I had a lot of cluster headaches over the years with bouts of remission. I was in a remission period during the above mentioned times; and then started coming out it. I spent a few months trying to get a doctor in the state I was in (OK) to do Botox injections but nobody was available or able till right about the time I got my c-spine injections. They didn’t help. I got a second round in October once I came back to CA and was able to see my neurologist that I’d seen since 08. They still didn’t help, so I scheduled to see a Pain Management doctor so I could set up another nerve block. Apparently I ended up with a neurosurgeon who wanted to do a multi level ACDF surgery. Though he did say if I wanted to try conservative measures I was happy to do so. I did feel pressured to get on his surgery calendar and I was put off by his comment about me being a “perfect candidate” for the ACDF. This alarmed me only because the doctor I saw in OK just a few months prior at the spine hospital, who was highly rated, said flat out “you’re too young - it isn’t that bad and I won’t operate on you.” He basically told me to do injections and conservative treatments but if I wanted full ROM which I should be able to achieve, then fusion isn’t doing that.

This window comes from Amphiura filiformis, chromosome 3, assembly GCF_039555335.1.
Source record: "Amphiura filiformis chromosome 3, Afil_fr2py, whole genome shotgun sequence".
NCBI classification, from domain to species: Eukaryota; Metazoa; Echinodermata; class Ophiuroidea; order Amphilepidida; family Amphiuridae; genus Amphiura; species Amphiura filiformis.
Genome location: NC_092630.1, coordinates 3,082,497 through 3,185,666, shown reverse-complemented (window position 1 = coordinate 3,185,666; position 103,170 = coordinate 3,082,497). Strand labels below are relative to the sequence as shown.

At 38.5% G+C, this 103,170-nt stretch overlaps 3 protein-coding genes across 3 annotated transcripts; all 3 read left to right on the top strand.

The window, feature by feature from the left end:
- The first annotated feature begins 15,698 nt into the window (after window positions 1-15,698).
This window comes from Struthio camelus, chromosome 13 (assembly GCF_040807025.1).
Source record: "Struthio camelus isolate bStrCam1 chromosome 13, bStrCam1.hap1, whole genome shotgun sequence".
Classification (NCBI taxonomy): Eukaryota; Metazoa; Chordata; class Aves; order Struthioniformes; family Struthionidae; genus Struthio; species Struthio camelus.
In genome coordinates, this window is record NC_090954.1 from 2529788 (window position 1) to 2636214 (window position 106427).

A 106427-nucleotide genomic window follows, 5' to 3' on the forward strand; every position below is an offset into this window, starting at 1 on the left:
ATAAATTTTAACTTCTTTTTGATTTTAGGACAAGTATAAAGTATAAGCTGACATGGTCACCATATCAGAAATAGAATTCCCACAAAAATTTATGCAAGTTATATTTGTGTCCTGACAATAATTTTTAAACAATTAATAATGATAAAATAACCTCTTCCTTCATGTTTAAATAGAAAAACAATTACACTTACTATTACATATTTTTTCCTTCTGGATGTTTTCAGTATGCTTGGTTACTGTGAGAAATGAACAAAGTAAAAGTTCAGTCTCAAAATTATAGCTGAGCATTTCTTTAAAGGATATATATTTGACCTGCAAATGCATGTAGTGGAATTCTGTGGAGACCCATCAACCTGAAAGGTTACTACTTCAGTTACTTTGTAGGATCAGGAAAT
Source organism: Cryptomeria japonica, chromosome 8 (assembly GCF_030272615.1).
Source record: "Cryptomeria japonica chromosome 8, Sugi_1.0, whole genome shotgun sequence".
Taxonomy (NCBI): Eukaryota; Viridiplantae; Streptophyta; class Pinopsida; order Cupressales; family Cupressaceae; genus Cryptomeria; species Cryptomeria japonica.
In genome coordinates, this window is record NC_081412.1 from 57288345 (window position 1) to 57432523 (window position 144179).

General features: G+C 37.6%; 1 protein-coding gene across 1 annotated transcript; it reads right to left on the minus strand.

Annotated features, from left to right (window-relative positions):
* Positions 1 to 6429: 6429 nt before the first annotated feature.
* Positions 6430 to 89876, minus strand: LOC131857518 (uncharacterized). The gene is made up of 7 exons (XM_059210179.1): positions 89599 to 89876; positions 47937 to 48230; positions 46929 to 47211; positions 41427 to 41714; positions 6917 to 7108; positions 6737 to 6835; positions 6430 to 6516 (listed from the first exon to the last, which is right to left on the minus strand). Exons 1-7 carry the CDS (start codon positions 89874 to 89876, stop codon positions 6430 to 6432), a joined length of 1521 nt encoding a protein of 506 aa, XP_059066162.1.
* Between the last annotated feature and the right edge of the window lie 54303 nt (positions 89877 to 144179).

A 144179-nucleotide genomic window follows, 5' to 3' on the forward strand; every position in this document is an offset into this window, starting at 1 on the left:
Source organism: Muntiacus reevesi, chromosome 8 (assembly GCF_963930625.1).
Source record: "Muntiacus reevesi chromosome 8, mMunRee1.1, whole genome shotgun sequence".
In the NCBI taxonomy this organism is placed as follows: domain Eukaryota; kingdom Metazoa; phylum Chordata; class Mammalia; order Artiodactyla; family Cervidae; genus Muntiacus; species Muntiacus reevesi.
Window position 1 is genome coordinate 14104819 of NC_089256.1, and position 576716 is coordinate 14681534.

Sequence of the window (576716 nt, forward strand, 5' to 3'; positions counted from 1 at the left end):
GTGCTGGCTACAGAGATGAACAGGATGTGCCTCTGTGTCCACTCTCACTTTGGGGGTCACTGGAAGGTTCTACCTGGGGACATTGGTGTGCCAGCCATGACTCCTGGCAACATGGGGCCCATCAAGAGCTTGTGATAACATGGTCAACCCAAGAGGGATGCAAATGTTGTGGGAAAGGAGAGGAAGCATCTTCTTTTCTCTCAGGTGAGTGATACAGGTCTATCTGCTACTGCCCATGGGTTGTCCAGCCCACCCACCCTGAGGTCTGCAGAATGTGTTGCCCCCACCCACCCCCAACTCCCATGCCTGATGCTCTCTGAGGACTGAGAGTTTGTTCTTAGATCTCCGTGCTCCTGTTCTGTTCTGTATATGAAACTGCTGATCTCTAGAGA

So I have two doctors (only one I really felt confident about) with advise that was counter to the others. Also I should mention that this CA neurosurgeon did not request nor did he think I needed new imaging. Seeing as I had just had an MRI in July 2017, and this was January 2018.